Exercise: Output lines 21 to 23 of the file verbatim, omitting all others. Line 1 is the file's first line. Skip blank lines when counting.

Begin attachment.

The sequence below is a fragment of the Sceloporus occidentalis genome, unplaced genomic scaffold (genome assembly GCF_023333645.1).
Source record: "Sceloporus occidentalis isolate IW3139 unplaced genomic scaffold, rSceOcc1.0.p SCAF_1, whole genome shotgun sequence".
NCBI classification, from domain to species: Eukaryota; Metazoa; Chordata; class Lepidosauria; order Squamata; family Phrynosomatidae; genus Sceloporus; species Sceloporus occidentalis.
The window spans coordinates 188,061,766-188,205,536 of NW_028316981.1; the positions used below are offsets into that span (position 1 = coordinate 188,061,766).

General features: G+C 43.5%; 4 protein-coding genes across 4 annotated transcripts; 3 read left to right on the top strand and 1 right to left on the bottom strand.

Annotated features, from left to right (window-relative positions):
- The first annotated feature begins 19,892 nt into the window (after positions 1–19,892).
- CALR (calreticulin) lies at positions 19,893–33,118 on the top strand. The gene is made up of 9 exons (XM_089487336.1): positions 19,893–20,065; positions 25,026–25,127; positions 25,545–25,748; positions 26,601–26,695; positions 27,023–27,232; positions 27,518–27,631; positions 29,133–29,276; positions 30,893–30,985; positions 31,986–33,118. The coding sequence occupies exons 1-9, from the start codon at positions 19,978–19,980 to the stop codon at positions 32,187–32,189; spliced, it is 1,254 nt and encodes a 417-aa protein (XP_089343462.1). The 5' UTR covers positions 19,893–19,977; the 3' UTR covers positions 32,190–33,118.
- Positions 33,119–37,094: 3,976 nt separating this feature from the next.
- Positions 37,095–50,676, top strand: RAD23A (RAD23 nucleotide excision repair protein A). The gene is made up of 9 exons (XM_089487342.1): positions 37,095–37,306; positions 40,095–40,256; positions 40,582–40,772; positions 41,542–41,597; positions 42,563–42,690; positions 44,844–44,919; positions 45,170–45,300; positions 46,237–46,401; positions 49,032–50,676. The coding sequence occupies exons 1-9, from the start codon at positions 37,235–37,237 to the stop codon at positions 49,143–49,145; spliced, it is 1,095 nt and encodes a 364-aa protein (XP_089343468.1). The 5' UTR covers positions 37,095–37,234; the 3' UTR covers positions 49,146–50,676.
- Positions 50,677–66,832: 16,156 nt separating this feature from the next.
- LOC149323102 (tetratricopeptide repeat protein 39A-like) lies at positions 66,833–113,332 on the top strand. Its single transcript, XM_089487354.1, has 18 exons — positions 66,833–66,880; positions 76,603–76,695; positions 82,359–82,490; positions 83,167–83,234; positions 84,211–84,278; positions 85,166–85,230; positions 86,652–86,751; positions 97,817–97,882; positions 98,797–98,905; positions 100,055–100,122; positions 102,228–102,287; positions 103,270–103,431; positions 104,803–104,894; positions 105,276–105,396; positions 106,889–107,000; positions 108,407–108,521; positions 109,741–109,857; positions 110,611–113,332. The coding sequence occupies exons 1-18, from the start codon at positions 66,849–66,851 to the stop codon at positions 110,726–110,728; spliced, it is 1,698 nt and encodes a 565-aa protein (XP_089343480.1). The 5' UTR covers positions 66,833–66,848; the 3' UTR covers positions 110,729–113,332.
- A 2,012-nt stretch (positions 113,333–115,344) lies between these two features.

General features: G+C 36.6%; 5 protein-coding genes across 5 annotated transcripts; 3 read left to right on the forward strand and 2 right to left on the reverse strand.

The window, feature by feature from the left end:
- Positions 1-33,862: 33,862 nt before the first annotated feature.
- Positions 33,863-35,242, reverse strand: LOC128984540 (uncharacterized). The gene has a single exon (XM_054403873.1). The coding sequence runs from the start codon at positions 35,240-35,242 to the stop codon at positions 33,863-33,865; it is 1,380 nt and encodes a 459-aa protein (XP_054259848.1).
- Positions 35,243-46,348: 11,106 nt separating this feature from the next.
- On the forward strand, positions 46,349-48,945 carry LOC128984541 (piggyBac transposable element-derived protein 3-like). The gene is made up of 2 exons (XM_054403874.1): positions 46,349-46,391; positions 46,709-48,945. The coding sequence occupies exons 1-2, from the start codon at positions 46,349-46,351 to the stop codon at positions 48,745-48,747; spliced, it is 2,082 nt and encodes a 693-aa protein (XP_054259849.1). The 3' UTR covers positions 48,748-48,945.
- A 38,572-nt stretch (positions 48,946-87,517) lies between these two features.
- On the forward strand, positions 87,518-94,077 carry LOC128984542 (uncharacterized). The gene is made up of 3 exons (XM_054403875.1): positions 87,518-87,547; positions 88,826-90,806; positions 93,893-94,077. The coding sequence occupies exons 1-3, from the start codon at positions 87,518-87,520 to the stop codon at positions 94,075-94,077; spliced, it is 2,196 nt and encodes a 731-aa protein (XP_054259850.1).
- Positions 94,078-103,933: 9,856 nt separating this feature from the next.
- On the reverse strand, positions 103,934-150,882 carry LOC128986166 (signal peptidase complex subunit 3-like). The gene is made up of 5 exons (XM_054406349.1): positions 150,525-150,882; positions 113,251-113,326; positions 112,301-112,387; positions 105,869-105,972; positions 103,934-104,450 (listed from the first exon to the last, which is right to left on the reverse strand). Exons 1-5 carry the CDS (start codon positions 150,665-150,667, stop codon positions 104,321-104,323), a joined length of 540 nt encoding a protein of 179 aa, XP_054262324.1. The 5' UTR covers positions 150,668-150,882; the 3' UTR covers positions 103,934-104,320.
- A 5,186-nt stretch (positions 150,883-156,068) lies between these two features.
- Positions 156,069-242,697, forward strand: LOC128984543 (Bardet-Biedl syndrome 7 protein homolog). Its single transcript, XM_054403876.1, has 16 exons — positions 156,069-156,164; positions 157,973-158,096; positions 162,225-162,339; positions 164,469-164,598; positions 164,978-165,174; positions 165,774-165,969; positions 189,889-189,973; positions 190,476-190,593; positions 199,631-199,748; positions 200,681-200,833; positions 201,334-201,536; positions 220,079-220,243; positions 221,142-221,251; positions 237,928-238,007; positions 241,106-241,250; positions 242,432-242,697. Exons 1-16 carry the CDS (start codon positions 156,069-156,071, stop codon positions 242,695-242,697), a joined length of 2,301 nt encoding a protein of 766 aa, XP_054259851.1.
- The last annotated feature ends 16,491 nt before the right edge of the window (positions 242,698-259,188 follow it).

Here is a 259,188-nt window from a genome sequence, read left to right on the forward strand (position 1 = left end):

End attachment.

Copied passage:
- On the forward strand, positions 87,518-94,077 carry LOC128984542 (uncharacterized). The gene is made up of 3 exons (XM_054403875.1): positions 87,518-87,547; positions 88,826-90,806; positions 93,893-94,077. The coding sequence occupies exons 1-3, from the start codon at positions 87,518-87,520 to the stop codon at positions 94,075-94,077; spliced, it is 2,196 nt and encodes a 731-aa protein (XP_054259850.1).
- Positions 94,078-103,933: 9,856 nt separating this feature from the next.
- On the reverse strand, positions 103,934-150,882 carry LOC128986166 (signal peptidase complex subunit 3-like). The gene is made up of 5 exons (XM_054406349.1): positions 150,525-150,882; positions 113,251-113,326; positions 112,301-112,387; positions 105,869-105,972; positions 103,934-104,450 (listed from the first exon to the last, which is right to left on the reverse strand). Exons 1-5 carry the CDS (start codon positions 150,665-150,667, stop codon positions 104,321-104,323), a joined length of 540 nt encoding a protein of 179 aa, XP_054262324.1. The 5' UTR covers positions 150,668-150,882; the 3' UTR covers positions 103,934-104,320.